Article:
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Here in Europe, thanks to the surge in homeworking, there is no way to get your hands on a new webcam – they’re sold out everywhere. So I tried another solution for my older desktop machine running Xubuntu.

While installing Droidcam on Xubuntu, I encountered the following message:

gcc: error: make: No such file or directory

Strange, since I had just installed the complete GCC.

But while the GCC may have been complete, ‘make’ is a separate tool. The simplest way to install it is:

sudo apt-get install build-essential

It’s easy, once you know – but I can imagine that it’s not that easy if you’re not a developer (or a seasoned Linux user). But neither is getting Droidcam to work on Ubuntu, by the way – it takes a lot of tinkering to get it to work over USB, including the right developer mode settings on the phone as well as installing the ADB tools on Xubuntu with:

apt-get install android-tools-adb android-tools-fastboot

Now I just need a longer USB-C cable to position the phone above my desk rather than below it!

Can’t use this camera position in Skype – where’s that long cable?

As an aside: the lsusb on Xubuntu recognizes my Samsung Note 10+ as a “Samsung Electronics Co., Ltd GT-I9300 Phone [Galaxy S III] (PTP mode)“. I never connected my S3 to this copy of Xubuntu, so there must be another explanation for that weirdness…

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I may not have much faith in Samsung’s will to do what I think they should do: keep the software of their devices up to date for more than 2 years. But I must report that the Galaxy S7 received another update to its OS: at least the Android security patch level has been upgraded to the version of March 1, 2020. Keep it up, Samsung!

Minor updates only – but that’s better than nothing!

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Somewhere in the second half of January, Samsung managed to publish another software update for the Samsung Galaxy S7 – I was late in installing it, but here is the resulting situation:

The latest situation on the S7 in terms of software

At least the machine now has the December 1, 2019 security patches.

By telling you this you know that I’m still using the S7 occasionally, although mostly as an alarm clock (there is no longer a SIM card installed in it). It’s a bit a shame not to use such a capable device; with better software support many smartphones, this one included, could have a longer productive life.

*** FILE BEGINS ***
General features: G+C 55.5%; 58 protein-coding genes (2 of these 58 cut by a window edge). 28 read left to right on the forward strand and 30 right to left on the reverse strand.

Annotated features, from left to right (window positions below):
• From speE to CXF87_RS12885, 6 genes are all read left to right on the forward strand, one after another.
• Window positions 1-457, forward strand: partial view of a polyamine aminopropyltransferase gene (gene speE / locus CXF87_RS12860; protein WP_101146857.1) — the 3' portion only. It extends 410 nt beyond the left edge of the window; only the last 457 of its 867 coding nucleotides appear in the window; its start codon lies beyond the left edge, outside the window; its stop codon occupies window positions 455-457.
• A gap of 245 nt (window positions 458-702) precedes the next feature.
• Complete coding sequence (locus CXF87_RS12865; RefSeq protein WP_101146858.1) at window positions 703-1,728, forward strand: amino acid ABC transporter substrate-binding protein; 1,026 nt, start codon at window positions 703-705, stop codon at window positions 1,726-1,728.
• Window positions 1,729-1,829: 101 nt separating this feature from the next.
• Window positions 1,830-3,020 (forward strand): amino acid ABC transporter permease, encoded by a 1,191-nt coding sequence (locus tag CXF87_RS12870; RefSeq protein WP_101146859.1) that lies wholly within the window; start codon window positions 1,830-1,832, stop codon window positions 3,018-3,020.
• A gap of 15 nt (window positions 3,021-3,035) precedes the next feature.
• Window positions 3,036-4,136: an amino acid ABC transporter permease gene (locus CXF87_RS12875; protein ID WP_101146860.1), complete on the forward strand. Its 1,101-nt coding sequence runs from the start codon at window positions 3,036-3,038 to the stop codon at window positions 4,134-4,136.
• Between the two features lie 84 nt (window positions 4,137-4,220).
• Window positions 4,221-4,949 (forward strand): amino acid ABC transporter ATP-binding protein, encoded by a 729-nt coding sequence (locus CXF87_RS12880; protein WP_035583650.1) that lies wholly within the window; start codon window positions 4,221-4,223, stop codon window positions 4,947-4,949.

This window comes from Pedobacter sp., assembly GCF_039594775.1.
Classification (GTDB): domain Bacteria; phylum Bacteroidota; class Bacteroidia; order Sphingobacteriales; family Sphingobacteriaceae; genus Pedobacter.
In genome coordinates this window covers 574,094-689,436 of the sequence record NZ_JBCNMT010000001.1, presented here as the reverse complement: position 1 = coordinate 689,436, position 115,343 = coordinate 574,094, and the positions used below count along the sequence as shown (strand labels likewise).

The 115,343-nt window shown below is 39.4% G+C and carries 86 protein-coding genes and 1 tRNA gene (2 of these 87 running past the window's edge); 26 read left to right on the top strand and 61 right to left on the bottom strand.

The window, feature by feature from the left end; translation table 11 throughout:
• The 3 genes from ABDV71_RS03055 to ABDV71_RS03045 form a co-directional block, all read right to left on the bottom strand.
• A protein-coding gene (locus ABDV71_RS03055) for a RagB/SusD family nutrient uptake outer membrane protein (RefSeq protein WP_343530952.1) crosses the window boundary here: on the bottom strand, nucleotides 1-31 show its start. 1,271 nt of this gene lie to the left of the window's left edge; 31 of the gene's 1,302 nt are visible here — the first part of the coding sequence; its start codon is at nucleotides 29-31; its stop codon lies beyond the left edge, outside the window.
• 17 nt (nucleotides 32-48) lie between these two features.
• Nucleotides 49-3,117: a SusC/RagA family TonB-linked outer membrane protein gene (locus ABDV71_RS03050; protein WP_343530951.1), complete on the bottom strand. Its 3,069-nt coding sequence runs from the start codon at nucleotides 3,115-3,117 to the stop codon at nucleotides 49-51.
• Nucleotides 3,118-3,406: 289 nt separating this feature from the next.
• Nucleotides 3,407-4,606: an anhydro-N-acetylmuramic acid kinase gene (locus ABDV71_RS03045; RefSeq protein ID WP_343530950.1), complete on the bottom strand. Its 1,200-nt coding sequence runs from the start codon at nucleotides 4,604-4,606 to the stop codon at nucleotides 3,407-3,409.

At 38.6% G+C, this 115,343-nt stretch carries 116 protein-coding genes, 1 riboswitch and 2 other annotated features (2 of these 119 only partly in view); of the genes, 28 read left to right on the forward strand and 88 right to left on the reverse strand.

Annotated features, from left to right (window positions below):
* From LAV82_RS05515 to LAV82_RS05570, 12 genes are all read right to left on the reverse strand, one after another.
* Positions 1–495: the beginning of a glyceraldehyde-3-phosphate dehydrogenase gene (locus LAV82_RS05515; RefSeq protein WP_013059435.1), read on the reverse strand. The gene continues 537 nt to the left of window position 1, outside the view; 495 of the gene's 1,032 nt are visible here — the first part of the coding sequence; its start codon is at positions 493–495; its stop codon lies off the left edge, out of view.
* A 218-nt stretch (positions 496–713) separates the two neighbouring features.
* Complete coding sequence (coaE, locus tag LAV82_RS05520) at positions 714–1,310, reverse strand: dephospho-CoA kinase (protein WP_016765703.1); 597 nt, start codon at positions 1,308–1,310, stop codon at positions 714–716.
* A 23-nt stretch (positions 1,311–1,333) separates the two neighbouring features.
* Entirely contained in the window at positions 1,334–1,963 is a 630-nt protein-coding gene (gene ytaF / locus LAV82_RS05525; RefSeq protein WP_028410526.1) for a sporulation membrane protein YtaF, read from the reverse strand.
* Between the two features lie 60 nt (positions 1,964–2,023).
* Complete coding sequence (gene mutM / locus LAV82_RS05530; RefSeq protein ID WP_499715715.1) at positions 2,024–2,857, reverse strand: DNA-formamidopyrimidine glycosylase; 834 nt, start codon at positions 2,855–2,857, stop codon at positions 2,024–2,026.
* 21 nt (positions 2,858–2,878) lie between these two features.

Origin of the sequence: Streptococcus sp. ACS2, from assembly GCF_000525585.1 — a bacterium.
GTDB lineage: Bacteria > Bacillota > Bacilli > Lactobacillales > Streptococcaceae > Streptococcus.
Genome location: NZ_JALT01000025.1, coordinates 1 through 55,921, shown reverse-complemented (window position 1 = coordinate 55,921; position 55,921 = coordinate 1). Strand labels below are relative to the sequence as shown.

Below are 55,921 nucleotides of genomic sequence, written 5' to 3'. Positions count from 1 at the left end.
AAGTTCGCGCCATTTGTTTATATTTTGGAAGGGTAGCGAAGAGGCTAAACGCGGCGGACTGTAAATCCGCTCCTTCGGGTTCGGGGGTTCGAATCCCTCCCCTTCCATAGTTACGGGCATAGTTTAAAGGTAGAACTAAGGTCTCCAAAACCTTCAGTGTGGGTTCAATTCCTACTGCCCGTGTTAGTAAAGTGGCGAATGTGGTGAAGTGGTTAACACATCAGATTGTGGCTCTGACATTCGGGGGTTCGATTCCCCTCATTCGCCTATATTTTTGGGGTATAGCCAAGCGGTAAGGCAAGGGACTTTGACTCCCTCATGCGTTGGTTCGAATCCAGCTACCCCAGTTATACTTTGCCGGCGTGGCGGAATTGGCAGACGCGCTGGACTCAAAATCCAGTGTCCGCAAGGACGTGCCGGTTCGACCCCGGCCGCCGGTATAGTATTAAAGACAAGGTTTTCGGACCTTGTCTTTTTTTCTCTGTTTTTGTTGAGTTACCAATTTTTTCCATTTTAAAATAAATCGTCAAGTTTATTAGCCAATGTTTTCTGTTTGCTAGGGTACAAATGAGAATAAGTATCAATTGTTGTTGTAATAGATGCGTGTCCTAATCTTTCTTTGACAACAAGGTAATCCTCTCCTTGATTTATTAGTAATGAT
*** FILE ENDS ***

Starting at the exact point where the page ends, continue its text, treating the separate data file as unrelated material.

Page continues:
For those of you who care: the Samsung Galaxy S Plus (SGS+) I wrote about in the past (5 years ago, that is!) is still somewhat usable. That means nothing more than that it still starts up, running CyanogenMod 12, and its battery still holds out for a substantial time: it just dropped from 100% to 60% overnight – not bad for a device bought in December 2011!

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A few days ago I tried to use KeePassium on the iPhone. Yet another KeePass app, you say? Yes – because it pays to be open to change, and in this case because KeePassium promises to sync automatically with any of a list of cloud storage providers. That promise means you can not just use DropBox, but also Google Drive, iCloud Drive, Synology NAS, and more, to store your file(s). It’s nice to have more choices when it comes to safely storing your passwords.

My current KeePass app, MiniKeePass, requires an explicit manual “Save to…” and “Open in MiniKeePass” actions to keep your cloud copy in sync on multiple devices. I tend to forget those “Save“s and “Open“s now that a iPhone is my daily phone; on my Galaxy S7, Keepass2Android requires just a “Sync” to figure whether to save its local copy to the cloud or to get the cloud version if that is more recent (and vice-versa, of course).

So I downloaded KeePassium, and pointed it to a copy of my .kdbx file. Unfortunately, the app wouldn’t / couldn’t open it, although it claims to compatible with all versions of KeePass files. Strange – or perhaps a bad copy on my side? I don’t know, since the error message wasn’t very clear. This means I will stick with MiniKeePass for the time being, knowing that I will have to look out for another KeePass-compatible app soon…

Why should I replace MiniKeePass? To begin with, the MiniKeePass app is no longer actively maintained, going by the updates to the source code on Github: the latest updates are from late 2017. And it shows: in iOS 13 I can see a few mix-ups in the user interface. For example, look at this:

Is MiniKeePass in Serious Trouble?